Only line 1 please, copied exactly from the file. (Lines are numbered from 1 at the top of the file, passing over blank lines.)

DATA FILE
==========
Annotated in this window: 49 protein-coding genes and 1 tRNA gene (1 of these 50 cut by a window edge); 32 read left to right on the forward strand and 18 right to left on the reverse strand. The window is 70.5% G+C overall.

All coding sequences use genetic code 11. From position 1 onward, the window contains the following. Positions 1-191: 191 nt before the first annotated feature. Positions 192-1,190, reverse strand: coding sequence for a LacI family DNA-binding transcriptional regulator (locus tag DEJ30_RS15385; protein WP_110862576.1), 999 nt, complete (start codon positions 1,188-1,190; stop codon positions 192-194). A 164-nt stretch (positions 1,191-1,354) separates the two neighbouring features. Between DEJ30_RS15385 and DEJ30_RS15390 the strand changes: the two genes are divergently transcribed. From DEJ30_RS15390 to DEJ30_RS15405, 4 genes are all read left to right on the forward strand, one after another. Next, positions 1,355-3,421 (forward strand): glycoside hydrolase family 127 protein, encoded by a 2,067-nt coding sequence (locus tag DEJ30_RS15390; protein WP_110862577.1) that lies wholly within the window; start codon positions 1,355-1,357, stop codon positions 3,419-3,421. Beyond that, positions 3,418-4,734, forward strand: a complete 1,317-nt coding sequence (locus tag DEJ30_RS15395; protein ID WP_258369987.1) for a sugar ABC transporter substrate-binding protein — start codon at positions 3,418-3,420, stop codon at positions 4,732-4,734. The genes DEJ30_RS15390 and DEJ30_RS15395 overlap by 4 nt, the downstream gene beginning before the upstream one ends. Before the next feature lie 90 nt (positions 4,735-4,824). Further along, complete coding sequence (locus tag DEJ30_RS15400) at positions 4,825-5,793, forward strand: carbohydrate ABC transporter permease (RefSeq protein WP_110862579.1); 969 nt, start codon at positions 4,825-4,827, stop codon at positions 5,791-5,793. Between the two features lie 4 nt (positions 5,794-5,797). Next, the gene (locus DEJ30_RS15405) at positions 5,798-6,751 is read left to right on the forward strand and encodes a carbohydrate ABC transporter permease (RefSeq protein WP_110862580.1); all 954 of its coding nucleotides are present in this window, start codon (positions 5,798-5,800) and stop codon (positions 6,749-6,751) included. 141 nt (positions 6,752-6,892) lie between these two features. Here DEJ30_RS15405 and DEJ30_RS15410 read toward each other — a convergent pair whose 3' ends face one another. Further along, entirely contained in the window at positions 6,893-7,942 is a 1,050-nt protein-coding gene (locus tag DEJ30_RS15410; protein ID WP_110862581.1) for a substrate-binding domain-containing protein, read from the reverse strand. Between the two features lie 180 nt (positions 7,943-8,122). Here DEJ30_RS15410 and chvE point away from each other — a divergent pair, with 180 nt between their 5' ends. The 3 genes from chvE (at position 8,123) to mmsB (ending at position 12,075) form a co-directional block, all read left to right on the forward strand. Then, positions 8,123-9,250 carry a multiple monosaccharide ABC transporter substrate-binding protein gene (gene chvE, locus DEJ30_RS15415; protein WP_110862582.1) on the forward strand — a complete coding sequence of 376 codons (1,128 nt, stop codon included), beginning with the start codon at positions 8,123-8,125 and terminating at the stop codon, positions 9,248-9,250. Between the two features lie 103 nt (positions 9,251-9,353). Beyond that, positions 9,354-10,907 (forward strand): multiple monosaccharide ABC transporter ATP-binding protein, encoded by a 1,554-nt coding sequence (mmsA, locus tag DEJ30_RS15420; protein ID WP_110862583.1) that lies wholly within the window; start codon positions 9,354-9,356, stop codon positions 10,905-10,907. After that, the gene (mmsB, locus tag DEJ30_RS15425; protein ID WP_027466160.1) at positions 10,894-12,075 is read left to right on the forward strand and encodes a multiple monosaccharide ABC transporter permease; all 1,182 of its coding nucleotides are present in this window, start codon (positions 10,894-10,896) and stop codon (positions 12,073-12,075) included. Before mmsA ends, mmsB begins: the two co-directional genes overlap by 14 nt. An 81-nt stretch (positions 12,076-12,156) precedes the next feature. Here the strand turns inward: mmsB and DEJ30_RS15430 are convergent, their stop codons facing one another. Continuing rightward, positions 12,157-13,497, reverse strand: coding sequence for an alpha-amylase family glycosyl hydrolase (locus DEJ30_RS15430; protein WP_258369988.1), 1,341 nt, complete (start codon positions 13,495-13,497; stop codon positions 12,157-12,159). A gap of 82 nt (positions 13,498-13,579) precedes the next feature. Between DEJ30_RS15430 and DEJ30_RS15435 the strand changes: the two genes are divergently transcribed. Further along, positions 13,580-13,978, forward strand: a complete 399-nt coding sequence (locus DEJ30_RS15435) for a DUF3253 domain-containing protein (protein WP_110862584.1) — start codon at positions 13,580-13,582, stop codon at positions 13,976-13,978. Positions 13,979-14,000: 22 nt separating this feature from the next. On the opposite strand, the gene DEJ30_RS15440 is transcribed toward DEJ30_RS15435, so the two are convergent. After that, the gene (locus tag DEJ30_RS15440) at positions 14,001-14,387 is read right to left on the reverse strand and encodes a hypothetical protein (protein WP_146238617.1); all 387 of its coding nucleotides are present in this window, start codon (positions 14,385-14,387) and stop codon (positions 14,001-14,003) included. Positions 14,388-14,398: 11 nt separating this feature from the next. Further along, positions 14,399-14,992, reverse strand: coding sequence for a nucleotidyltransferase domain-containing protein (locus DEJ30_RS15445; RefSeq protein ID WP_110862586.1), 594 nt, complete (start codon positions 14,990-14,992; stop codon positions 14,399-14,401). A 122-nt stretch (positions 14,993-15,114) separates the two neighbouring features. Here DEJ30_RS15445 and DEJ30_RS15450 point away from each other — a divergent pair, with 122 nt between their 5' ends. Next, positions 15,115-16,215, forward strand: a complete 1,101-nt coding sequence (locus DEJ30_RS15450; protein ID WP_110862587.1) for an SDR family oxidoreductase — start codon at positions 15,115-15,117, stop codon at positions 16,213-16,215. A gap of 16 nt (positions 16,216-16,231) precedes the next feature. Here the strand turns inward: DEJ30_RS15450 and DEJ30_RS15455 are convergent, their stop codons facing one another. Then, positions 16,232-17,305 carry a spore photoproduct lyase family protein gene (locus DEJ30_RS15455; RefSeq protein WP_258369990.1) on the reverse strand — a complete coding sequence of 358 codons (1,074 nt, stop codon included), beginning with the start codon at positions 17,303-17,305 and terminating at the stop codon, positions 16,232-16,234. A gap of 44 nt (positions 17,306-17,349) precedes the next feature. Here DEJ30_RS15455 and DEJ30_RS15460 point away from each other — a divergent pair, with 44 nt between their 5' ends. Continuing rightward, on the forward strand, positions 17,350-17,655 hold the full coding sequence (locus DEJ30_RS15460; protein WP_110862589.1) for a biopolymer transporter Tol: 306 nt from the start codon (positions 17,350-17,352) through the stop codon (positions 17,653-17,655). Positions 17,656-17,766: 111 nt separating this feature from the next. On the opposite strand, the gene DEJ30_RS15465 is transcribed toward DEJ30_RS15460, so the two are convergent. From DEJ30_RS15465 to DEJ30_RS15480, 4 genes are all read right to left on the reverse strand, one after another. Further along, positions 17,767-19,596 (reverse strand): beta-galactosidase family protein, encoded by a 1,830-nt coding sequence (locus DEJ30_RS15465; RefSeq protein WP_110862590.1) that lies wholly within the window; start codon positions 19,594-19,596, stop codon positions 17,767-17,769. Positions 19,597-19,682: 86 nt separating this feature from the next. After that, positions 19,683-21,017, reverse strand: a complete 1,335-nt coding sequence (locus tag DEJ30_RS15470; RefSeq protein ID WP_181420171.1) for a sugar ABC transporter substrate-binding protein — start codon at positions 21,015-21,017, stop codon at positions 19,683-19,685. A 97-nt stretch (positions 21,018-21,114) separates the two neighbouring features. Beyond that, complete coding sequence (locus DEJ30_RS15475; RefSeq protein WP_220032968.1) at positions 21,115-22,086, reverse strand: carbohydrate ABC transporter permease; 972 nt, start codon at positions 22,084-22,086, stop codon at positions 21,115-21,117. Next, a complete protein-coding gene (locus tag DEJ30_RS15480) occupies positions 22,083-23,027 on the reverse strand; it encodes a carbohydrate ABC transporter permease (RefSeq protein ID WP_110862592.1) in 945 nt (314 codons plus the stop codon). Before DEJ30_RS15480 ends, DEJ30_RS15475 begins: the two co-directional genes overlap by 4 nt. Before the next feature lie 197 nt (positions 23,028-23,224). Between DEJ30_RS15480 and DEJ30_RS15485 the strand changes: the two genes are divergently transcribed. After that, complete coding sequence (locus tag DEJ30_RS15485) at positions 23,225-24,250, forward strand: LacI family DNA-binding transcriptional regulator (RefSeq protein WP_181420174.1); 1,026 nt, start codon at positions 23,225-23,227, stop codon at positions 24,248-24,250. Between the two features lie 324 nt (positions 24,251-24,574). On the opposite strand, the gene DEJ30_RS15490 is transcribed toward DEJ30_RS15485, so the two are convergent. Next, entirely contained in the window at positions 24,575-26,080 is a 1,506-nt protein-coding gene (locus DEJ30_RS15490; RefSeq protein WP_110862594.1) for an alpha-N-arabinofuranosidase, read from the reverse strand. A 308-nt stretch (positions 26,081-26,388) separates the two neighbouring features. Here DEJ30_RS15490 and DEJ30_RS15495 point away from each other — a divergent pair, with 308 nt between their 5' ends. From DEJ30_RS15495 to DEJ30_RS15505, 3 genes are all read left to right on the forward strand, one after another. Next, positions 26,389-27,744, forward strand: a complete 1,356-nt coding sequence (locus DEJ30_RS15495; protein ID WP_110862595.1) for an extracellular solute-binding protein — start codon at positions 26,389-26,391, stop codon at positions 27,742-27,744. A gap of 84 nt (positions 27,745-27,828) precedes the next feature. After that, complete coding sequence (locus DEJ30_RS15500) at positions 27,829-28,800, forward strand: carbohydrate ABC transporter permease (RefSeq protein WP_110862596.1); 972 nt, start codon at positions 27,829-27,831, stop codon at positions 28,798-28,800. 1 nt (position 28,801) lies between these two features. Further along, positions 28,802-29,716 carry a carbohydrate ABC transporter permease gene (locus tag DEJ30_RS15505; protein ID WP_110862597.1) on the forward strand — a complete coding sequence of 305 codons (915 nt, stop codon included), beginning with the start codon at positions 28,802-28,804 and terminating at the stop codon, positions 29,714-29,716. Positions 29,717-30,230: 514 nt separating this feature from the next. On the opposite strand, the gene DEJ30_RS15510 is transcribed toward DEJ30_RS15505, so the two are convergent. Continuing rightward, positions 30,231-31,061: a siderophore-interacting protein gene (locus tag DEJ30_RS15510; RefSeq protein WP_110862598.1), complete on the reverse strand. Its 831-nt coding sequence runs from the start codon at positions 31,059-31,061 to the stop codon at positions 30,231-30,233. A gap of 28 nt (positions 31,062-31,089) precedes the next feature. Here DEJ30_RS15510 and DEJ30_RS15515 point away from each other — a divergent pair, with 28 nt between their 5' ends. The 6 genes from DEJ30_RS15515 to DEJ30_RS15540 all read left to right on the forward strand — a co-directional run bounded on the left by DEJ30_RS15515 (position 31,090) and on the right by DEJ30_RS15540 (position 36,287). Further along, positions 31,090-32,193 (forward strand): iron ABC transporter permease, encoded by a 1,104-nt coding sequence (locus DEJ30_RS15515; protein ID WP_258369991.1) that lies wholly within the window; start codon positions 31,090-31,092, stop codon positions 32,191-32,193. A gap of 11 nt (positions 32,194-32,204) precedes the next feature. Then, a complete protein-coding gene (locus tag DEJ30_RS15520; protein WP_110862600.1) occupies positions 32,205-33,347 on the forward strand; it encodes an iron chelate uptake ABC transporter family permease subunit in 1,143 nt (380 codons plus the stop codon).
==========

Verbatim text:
Annotated in this window: 49 protein-coding genes and 1 tRNA gene (1 of these 50 cut by a window edge); 32 read left to right on the forward strand and 18 right to left on the reverse strand. The window is 70.5% G+C overall.